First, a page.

Four years after social workers Stole Girl away. 'shaken baby syndrome'

22nd January 2009

Story (By Nick Tarver)

Four years after social workers took their daughter away, her parents bid to bring her home.

Top doctor backs couple’s fight to get back their girl

A LITTLE girl could be reunited with her parents if their High Court bid to prove she is not at ait to risk prove s successful. The parents face an anxious wait to hear whether new medical evidence will move them closer to being reunited.

The little girl, who along with her parents cannot be named for legal reasons, was removed when she was just four days old and put up for adoption by social workers who feared she could suffer “Potential Harm”. 

This followed her father being accused though never charged or convicted – of injuring his son from previous marriage, leading to that child being brain-damaged.

The father has consistently denied this and last week parents were allowed to challenge the accusations in the High Court.

Their cause has been backed by top Oxford based neuropathologist Dr Waney Squire, who believes there is no evidence to show the boy’s injuries were caused by the father.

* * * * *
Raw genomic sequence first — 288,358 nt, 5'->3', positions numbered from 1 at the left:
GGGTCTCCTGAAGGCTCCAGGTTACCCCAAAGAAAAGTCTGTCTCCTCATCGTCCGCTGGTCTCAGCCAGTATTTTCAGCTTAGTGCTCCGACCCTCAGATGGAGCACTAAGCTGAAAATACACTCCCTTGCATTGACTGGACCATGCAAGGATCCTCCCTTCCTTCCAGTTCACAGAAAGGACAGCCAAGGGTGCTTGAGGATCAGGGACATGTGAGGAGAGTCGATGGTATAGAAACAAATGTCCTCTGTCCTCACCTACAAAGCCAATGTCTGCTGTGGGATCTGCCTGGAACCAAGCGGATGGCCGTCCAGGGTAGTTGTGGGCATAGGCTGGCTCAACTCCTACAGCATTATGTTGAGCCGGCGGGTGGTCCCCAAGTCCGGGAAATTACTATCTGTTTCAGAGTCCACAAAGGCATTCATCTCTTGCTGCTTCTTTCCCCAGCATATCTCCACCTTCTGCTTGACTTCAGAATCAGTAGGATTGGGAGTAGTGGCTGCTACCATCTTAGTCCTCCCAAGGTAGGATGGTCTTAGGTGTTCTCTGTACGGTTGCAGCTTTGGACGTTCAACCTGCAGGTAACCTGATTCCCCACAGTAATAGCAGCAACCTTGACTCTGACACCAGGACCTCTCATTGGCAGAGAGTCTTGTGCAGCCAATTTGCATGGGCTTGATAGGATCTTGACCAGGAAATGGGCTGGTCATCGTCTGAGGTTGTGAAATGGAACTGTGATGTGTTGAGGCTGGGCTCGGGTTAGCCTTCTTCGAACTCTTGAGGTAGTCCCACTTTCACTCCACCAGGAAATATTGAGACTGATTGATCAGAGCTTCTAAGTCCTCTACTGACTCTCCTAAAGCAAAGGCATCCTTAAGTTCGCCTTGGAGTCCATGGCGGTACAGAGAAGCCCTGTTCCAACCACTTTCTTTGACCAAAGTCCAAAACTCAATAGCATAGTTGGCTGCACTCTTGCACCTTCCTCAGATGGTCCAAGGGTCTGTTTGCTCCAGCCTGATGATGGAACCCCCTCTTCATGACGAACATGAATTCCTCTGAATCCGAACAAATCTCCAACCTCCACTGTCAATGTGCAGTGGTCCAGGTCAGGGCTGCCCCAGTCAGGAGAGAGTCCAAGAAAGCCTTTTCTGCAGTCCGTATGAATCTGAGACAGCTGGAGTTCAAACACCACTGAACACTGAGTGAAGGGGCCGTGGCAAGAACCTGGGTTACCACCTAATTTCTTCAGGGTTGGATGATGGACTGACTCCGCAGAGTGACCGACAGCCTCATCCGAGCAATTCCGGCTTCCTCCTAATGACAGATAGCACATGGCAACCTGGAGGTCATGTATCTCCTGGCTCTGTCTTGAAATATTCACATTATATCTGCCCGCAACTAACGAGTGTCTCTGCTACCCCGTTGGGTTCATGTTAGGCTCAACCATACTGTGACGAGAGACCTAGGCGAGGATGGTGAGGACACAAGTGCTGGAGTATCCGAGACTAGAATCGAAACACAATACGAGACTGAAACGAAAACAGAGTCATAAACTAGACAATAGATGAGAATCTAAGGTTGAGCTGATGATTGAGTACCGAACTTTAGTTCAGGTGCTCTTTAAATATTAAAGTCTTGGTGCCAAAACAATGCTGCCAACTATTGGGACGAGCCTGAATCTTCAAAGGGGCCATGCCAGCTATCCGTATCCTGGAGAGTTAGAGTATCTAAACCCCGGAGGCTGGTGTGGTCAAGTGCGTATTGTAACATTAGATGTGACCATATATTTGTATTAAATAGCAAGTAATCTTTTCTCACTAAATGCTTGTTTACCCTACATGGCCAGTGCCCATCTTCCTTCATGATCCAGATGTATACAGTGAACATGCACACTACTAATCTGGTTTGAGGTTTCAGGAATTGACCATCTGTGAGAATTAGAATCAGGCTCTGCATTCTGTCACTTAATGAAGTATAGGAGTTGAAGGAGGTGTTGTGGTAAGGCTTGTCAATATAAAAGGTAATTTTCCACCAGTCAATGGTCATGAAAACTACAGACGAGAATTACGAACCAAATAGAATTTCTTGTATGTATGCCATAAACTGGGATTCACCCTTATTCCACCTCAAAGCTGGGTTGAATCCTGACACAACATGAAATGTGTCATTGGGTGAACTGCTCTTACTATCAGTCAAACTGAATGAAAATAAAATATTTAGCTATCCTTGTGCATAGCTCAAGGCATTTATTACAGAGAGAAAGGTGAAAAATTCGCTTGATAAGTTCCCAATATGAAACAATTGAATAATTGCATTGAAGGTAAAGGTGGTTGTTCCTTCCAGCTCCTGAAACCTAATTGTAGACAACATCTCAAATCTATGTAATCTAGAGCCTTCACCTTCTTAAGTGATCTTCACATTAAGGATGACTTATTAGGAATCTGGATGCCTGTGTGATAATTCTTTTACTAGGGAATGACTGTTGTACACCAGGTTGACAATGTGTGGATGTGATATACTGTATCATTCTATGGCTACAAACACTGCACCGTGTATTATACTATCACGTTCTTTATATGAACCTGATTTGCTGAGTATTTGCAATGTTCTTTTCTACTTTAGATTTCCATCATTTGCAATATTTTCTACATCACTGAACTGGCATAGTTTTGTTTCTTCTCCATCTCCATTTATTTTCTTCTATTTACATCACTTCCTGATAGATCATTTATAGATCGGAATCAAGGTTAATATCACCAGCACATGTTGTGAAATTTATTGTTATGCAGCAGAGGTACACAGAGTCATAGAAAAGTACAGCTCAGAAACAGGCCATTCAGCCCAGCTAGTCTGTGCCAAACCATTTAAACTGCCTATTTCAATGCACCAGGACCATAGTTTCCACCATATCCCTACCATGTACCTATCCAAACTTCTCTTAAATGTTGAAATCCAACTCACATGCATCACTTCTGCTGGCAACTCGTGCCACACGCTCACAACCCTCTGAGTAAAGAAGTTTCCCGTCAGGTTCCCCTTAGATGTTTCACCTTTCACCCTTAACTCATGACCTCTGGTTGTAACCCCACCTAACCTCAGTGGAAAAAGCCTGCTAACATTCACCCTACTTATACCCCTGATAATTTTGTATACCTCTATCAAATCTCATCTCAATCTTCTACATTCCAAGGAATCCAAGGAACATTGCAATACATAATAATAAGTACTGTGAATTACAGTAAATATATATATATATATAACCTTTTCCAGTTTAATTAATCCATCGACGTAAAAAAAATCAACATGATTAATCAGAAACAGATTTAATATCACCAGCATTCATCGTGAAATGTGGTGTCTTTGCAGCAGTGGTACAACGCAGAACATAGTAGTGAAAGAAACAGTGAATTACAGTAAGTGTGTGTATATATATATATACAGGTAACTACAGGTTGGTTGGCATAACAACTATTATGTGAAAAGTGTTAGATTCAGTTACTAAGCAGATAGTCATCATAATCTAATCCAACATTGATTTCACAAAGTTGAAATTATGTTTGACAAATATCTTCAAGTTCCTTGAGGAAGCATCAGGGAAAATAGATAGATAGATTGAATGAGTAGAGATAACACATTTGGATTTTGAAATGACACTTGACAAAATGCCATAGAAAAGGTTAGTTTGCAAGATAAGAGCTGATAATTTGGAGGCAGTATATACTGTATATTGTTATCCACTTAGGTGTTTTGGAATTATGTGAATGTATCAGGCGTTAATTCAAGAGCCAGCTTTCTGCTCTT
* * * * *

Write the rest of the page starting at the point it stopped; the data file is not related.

If High Court judge Mr Justice Mark Hedley, agrees in the next two weeks, the couple have an excellent chance of halting the adoption and being reunited with their daughter after four years apart. 

The father, who still shares custody of his disabled child with ex wife and is allowed full unsupervised contact with him, told the Gazette he was overwhelmed when Dr Squier took up their case “The doctor came here out of the kindness of the heart,” he said. “She wasn’t influenced by money or anything other than her medical opinion. She’s the most eminent 

During the three-day hearing, Dr Squier told the court that the boy’s injuries were not consistent with shaken baby syndrome.

There were no bruises on his body and he had no damage to his neck – injuries which are usually present when a baby has been shaken hard enough to cause brain haemorrhage.

But Enfield’s Council’s expert Dr Neil Stoodley, disagreed and said it was likely the injuries were caused by the boy being shaken.

An Enfield Council spokeswoman said: “We are unable to comment while legal proceedings are not yet concluded.”